Exterior Insulation and FInish

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External Thermal Insulation Composite Systems (ETICS), also known as an Exterior Insulation Finishing System (EIFS), is a type of cladding that offers outside walls waterproofing, insulation, and a completed surface all in one composite material. In essence, it is a lasting protective coating that is placed to the exterior surfaces of a structure after an energy-efficient thermal wrapping or insulation has been applied. The barrier EIFS/ETICS applied to solid walls is the most popular type of EIFS/ETICS offered in the construction sector. In addition to the insulation and waterproofing qualities, another variation for wood structures called EIFS/ETICS with drainage also has a water drainage capacity.

Energy efficiency is one of the main advantages of EIFS/ETICS. EIFS/ETICS can dramatically minimize heat transmission by adding an additional layer of insulation to the outer walls, which lowers heating and cooling expenses for building occupants. EIFS/ETICS can also increase a building’s overall energy effectiveness, which can lessen its carbon footprint and make it more environmentally friendly.

The adaptability of EIFS/ETICS is another benefit. Any type of construction, including those made of concrete, brick, block, and wood, can use it. It’s a popular option for both new building and renovation projects because of this. Also available in a wide range of hues and finishes, EIFS/ETICS enables building owners to alter the appearance of their outside walls.

EIFS/ETICS has, despite its many advantages, nevertheless occasionally been linked to problems in the past. One of the biggest issues has been moisture penetration, which can happen if the EIFS/ETICS is installed incorrectly or if the system has flaws. Mold development, structural damage, and other problems caused by moisture ingress can be expensive to fix.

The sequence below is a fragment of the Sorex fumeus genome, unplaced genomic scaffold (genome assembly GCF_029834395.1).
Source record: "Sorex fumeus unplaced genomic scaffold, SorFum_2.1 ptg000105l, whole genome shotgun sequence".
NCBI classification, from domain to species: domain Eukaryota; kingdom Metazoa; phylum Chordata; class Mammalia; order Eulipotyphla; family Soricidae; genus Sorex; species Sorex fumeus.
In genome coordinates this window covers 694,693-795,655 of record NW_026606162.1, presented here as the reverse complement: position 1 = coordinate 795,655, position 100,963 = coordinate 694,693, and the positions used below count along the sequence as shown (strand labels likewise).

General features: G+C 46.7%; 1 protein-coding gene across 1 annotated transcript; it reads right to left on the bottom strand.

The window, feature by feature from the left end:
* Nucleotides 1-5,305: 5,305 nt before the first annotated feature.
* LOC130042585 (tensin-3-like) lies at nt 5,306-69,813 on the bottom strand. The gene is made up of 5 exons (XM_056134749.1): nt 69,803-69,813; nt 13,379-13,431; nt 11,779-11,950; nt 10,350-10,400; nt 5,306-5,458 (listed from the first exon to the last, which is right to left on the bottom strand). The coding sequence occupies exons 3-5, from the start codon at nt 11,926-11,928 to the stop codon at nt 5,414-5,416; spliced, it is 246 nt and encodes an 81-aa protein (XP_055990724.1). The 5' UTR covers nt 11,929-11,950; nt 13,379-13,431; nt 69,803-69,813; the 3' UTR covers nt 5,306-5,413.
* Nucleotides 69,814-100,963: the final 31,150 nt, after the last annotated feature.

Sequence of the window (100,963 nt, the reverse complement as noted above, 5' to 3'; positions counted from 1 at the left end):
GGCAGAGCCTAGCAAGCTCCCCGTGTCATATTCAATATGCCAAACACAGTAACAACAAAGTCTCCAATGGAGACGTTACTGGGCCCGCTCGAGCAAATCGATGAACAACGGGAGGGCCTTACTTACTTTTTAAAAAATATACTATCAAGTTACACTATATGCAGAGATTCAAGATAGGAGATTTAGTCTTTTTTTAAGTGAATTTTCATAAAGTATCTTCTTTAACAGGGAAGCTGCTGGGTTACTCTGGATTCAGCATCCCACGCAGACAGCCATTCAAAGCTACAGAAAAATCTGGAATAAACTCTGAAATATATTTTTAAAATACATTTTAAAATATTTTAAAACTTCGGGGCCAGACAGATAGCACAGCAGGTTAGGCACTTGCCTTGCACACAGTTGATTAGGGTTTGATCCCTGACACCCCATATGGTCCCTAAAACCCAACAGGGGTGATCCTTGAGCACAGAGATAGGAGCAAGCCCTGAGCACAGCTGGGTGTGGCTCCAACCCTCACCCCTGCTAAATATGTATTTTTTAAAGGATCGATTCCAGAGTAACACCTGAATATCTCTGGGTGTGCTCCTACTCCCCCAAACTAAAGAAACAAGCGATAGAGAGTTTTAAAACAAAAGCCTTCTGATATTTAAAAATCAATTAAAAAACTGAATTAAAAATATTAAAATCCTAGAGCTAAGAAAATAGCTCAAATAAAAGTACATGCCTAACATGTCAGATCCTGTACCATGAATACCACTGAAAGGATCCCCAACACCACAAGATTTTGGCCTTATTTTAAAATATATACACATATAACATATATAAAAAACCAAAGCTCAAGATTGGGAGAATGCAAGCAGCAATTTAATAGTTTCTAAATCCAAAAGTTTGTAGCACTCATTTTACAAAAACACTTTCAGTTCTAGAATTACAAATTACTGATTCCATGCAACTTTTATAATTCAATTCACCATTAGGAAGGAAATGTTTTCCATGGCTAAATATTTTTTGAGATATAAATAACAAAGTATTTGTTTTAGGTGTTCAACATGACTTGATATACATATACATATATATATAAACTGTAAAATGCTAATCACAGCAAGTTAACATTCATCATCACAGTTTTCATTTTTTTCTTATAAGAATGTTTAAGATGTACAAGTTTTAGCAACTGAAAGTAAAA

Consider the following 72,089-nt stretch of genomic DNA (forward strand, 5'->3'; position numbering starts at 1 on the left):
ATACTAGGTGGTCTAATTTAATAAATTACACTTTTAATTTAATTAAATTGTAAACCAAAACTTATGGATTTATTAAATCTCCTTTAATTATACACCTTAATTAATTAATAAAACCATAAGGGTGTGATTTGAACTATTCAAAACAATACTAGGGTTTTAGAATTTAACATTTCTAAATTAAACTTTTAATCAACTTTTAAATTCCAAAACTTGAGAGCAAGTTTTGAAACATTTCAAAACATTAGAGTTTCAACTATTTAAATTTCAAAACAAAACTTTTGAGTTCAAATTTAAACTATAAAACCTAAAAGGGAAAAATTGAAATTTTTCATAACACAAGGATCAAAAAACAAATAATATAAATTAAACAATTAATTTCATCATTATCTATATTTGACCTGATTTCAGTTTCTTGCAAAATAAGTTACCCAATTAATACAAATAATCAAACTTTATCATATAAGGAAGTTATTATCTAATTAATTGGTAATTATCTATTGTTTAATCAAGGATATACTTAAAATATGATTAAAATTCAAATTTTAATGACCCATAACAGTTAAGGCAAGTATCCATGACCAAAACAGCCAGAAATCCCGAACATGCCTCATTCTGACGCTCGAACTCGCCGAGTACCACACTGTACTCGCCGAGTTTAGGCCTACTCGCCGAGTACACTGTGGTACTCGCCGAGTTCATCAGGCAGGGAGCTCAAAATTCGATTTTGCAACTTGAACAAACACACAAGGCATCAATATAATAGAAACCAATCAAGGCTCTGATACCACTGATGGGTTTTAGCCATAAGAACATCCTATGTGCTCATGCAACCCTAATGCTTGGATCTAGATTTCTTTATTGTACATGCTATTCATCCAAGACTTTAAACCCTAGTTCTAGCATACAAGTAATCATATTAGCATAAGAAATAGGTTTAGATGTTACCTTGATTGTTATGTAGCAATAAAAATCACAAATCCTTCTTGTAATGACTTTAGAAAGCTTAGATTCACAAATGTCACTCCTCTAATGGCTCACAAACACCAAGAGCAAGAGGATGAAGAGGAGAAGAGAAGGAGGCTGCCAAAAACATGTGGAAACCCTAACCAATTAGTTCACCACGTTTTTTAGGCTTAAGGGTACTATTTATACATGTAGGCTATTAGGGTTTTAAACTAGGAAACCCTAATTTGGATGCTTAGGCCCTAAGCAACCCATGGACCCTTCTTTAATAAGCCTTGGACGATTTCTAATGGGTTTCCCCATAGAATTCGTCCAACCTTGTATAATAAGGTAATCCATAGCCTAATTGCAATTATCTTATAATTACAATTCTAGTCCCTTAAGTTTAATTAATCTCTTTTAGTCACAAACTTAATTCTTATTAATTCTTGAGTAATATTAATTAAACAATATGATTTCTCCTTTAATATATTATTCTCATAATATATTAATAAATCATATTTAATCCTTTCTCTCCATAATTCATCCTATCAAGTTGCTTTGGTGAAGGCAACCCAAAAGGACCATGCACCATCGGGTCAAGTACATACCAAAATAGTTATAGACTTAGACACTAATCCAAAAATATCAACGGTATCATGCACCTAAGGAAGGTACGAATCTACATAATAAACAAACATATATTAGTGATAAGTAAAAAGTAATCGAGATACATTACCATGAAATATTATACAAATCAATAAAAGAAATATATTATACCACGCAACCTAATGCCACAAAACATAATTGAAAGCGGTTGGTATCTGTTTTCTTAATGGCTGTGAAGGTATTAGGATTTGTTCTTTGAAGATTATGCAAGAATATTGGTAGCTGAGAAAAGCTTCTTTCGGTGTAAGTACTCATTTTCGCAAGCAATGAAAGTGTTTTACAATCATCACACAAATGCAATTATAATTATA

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EIFS (Exterior Insulation and Finish System) is a type of cladding used in the construction industry. In order to understand what is involved in an EIFS cladding, it is important to break down its components and understand how they differ from other stucco systems.

The first component of an EIFS cladding is the Water Resistive Barrier (WRB), which is not always mandatory but is typically installed in “premium systems” for increased water resistance. Fluid applied WRBs are often used, which are applied like paint and are usually around 20 mil in thickness. These coatings must be free of any holes to prevent water from seeping in.

Another type of WRB found in EIFS cladding is a paper infused with asphalt, similar to roofing felt but much thinner. This type of WRB is used because the wall typically has mechanical fasteners (nails, screws, etc.) that attach the foam insulation to the substrate, and the self-healing properties of the paper ensure a secure attachment.

The second component of an EIFS cladding is the adhesive coat, which attaches the foam to the substrate. The adhesive is usually troweled on using a notched trowel, and is not always necessary if the foam is mechanically fastened to the wall.

The third component is the foam insulating board, which acts as a major insulator for the wall and can come in different thicknesses. The thicker the foam, the higher the R-value of the wall. The foam board is usually made from an EPS type of foam and can be attached mechanically using staples, nails or screws, or it can be attached using an adhesive.

The fourth component is the mesh and base coat. These are usually applied together and are essentially one step, as the base coat must be embedded into the mesh. The mesh is usually a fiberglass type of mesh that comes on a roll and is larger than drywall mesh.

The fifth component is the primer coat, which is optional but recommended to seal the base coat and provide an even suction on the wall. It can also help the finish material go further and prevent flaking. Manufacturers may state that their warranty is void if a primer is not used.

The sixth and final component is the finish coat, which is the visible outer layer of the cladding. It must be water-resistant and is typically made of an acrylic material. It is important to note that EIFS cladding may require a different type of acrylic finish material than a hard coat stucco system. Manufacturers have specific finishes for their EIFS cladding, and it is important to use the correct one.